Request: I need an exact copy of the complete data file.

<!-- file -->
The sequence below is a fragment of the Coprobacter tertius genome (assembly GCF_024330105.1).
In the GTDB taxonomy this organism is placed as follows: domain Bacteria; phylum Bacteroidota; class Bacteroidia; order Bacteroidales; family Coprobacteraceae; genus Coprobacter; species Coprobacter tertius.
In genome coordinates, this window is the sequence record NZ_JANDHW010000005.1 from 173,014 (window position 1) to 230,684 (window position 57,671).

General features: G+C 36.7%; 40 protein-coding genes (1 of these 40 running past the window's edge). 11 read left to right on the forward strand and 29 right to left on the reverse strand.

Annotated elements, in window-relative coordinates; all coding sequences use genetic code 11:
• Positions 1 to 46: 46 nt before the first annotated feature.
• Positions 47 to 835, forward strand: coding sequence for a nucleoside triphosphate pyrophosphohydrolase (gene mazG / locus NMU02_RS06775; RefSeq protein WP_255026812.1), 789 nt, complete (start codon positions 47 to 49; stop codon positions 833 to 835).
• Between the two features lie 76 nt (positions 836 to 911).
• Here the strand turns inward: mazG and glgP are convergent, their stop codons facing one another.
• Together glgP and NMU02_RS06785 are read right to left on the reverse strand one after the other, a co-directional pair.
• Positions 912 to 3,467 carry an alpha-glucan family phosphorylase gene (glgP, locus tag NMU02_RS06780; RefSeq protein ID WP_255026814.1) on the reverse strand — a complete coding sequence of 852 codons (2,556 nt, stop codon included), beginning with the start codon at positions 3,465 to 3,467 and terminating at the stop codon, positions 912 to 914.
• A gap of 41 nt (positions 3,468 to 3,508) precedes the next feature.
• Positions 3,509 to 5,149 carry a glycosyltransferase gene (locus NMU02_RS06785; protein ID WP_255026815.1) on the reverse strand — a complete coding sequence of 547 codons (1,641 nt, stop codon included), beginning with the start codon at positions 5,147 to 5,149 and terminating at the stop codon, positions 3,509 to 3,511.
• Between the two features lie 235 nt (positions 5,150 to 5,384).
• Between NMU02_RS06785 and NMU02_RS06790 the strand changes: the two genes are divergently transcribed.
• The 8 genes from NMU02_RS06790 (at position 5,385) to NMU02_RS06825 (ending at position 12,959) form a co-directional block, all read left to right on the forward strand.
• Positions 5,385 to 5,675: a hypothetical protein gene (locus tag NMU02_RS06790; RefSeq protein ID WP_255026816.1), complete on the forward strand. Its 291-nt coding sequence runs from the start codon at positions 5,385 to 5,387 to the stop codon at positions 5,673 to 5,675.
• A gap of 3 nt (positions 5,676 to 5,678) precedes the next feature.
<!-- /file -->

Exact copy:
The sequence below is a fragment of the Coprobacter tertius genome (assembly GCF_024330105.1).
In the GTDB taxonomy this organism is placed as follows: domain Bacteria; phylum Bacteroidota; class Bacteroidia; order Bacteroidales; family Coprobacteraceae; genus Coprobacter; species Coprobacter tertius.
In genome coordinates, this window is the sequence record NZ_JANDHW010000005.1 from 173,014 (window position 1) to 230,684 (window position 57,671).

General features: G+C 36.7%; 40 protein-coding genes (1 of these 40 running past the window's edge). 11 read left to right on the forward strand and 29 right to left on the reverse strand.

Annotated elements, in window-relative coordinates; all coding sequences use genetic code 11:
• Positions 1 to 46: 46 nt before the first annotated feature.
• Positions 47 to 835, forward strand: coding sequence for a nucleoside triphosphate pyrophosphohydrolase (gene mazG / locus NMU02_RS06775; RefSeq protein WP_255026812.1), 789 nt, complete (start codon positions 47 to 49; stop codon positions 833 to 835).
• Between the two features lie 76 nt (positions 836 to 911).
• Here the strand turns inward: mazG and glgP are convergent, their stop codons facing one another.
• Together glgP and NMU02_RS06785 are read right to left on the reverse strand one after the other, a co-directional pair.
• Positions 912 to 3,467 carry an alpha-glucan family phosphorylase gene (glgP, locus tag NMU02_RS06780; RefSeq protein ID WP_255026814.1) on the reverse strand — a complete coding sequence of 852 codons (2,556 nt, stop codon included), beginning with the start codon at positions 3,465 to 3,467 and terminating at the stop codon, positions 912 to 914.
• A gap of 41 nt (positions 3,468 to 3,508) precedes the next feature.
• Positions 3,509 to 5,149 carry a glycosyltransferase gene (locus NMU02_RS06785; protein ID WP_255026815.1) on the reverse strand — a complete coding sequence of 547 codons (1,641 nt, stop codon included), beginning with the start codon at positions 5,147 to 5,149 and terminating at the stop codon, positions 3,509 to 3,511.
• Between the two features lie 235 nt (positions 5,150 to 5,384).
• Between NMU02_RS06785 and NMU02_RS06790 the strand changes: the two genes are divergently transcribed.
• The 8 genes from NMU02_RS06790 (at position 5,385) to NMU02_RS06825 (ending at position 12,959) form a co-directional block, all read left to right on the forward strand.
• Positions 5,385 to 5,675: a hypothetical protein gene (locus tag NMU02_RS06790; RefSeq protein ID WP_255026816.1), complete on the forward strand. Its 291-nt coding sequence runs from the start codon at positions 5,385 to 5,387 to the stop codon at positions 5,673 to 5,675.
• A gap of 3 nt (positions 5,676 to 5,678) precedes the next feature.